OK, I am interrupting my regularly scheduled programming here for a minute. Crudite and spicy peanut sauce can wait!

There’s a reason that writers like Michael Pollan say we have a National eating disorder. Between the meaningless descriptors on food packaging (what does natural actually mean? organic? free range? etc.) to the 100 calorie pack phenomenon (I don’t care if it has 100 calories, Oreos are never gonna be good for me) to artificial sweeteners to the HFCS vs. real sugar debate, no one knows what the hell is going on anymore. When you can’t even trust the government to set up a realistic food pyramid (the original version was heavily influenced by the dairy and meat lobbyists, and we know this country’s track record on valuing science over personal beliefs or undue influence from industry) who can you trust?

There are a lot of facts still missing from people’s general perceptions about food, and it’s important for people to know the facts. But what really bothers me is this healthy eating as a means to become skinny mentality. “Skinny” can be just as unhealthy as “fat”. These words are meaningless, because they don’t take into account anything about your lifestyle, your body type, or your history. And when our vision of skinny is based on many clearly unhealthy models and actors and we’re pursuing that end goal, we’re in trouble.

This is a long, roundabout way of saying that I came upon a list of “motivational phrases” listed on the blog of someone I knew in college who is now a fitness instructor. I think it’s a great thing to do – to help motivate other people to really make a change in their lives. I know I am 100 times more likely to work out when I have my favorite group exercise class to go to than when all I can look forward to is 45 mind-numbing minutes on some machine. And I have, in large part, my instructor to thank for that. HOWEVER. As a person in a position to motivate people and help them change their habits, I have a problem with health instructors making this statement: “Nothing tastes as good as skinny feels.”

If you can honestly say that and believe it’s true, I feel bad for you. Really.

That is just the kind of sentiment that drives people to extremely unhealthy eating habits. To cutting out all carbs out of the misguided belief that a piece of whole wheat bread is going to make you fat. To eating SnackWells instead of something made out of actual FOOD, just because it has “low fat” or “fat free” or “diet-friendly” on the package.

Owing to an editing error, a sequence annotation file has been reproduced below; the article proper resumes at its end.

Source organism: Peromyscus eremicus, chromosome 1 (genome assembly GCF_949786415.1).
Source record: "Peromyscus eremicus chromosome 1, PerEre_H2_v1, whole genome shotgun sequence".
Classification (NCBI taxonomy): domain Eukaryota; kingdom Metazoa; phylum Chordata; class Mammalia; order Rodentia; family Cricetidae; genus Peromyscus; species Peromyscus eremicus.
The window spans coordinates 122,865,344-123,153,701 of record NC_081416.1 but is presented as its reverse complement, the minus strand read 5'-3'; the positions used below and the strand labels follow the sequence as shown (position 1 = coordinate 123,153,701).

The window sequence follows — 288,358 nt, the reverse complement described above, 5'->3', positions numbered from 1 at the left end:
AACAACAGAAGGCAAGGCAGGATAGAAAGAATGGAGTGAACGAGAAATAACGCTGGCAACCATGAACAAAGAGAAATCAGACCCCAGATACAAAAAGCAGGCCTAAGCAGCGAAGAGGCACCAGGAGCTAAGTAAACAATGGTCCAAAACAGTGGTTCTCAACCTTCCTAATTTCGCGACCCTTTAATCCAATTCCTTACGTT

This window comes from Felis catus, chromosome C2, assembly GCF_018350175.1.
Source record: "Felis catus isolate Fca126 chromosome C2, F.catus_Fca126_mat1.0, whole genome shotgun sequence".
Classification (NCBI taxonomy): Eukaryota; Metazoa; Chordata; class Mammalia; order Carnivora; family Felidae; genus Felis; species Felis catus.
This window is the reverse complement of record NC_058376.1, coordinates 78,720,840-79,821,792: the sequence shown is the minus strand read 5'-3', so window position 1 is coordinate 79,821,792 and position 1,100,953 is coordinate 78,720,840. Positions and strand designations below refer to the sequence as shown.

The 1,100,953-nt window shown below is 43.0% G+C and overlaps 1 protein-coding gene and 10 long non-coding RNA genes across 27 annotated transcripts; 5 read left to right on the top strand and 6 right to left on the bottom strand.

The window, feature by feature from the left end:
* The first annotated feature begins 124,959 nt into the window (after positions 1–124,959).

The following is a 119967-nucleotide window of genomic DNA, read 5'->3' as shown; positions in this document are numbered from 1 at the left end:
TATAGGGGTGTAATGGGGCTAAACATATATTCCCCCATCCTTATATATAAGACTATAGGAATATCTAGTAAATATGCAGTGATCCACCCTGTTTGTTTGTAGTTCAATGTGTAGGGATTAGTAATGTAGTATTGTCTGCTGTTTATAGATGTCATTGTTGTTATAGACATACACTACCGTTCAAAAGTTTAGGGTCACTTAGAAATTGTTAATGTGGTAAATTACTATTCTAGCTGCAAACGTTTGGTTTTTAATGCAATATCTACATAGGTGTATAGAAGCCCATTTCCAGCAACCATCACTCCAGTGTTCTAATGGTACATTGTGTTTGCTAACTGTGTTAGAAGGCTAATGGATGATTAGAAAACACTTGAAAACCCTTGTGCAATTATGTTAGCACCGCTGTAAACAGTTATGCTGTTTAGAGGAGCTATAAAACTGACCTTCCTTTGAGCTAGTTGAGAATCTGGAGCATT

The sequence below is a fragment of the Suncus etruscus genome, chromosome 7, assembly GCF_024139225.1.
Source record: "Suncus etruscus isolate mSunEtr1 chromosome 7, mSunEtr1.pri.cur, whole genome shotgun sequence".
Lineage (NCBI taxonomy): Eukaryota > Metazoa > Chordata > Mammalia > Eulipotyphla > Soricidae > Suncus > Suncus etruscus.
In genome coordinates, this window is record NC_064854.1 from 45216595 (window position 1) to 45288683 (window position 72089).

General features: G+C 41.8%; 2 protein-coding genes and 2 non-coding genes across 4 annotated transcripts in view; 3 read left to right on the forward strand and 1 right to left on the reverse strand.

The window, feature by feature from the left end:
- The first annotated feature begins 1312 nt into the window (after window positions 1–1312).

If I had to make up some motivational phrases (or maybe it’s more like personal philosophy), they’d go something like this:

1. Eat foods that looks like food.
2. Don’t be afraid to make your food tasty by using butter, salt, and other flavor-enhancing ingredients. Just don’t go overboard.
3. Artificially sweetened things will make you crave sweets more because your body will figure out eventually that you didn’t get the calories (read: energy) it thought you did – it’s better to eat one homemade cookie with real sugar that will satisfy your craving, than possibly drive yourself to binge later.
4. Your body is yours. No one else’s. Don’t let anyone’s idea of “beauty” affect your personal health goals. Skinny has nothing to do with healthy.
5. Being skinny is not worth it if you’re miserable.
6. Experiment with new flavors and spices from varied ethnic cuisines. It’ll keep you from getting bored with one thing, and lots of flavor from aromatics (garlic, onions, herbs, spices and the like) will help you use less fat (notice I didn’t say no fat – just less than, say, Paula Deen).
7. Speaking of Paula Deen, if you feel like making her brownie recipe with 7 sticks of butter one day, do it, enjoy it, and then wait awhile before you do it again.
8. Eat less meat. Eat more fruits and vegetables and whole grains.
9. Pay attention to how you feel after you eat certain foods and eat more of the ones that make you feel good. If you really listen to your body, you will automatically eat healthier things, packed with energy and nutrients.
10. Slow down. Enjoy your meals sitting down. Chew every bite. Don’t eat out of habit or boredom. Food should be enjoyed – it’s one of the few things in life we actually can’t live without.
11. Don’t beat yourself up. If you eat poorly at one meal, move on quickly and don’t dwell on it. The day isn’t a waste, and guilt isn’t going to help. Just start fresh.

I’m sure you can tell I love food, like love love it. It makes me sad when people are encouraged to defer to foods they find flavorless or unpleasant in the interest of becoming skinnier. Health first. If you cultivate healthy habits, the size of your thighs will be just what they should be, no bigger and no smaller.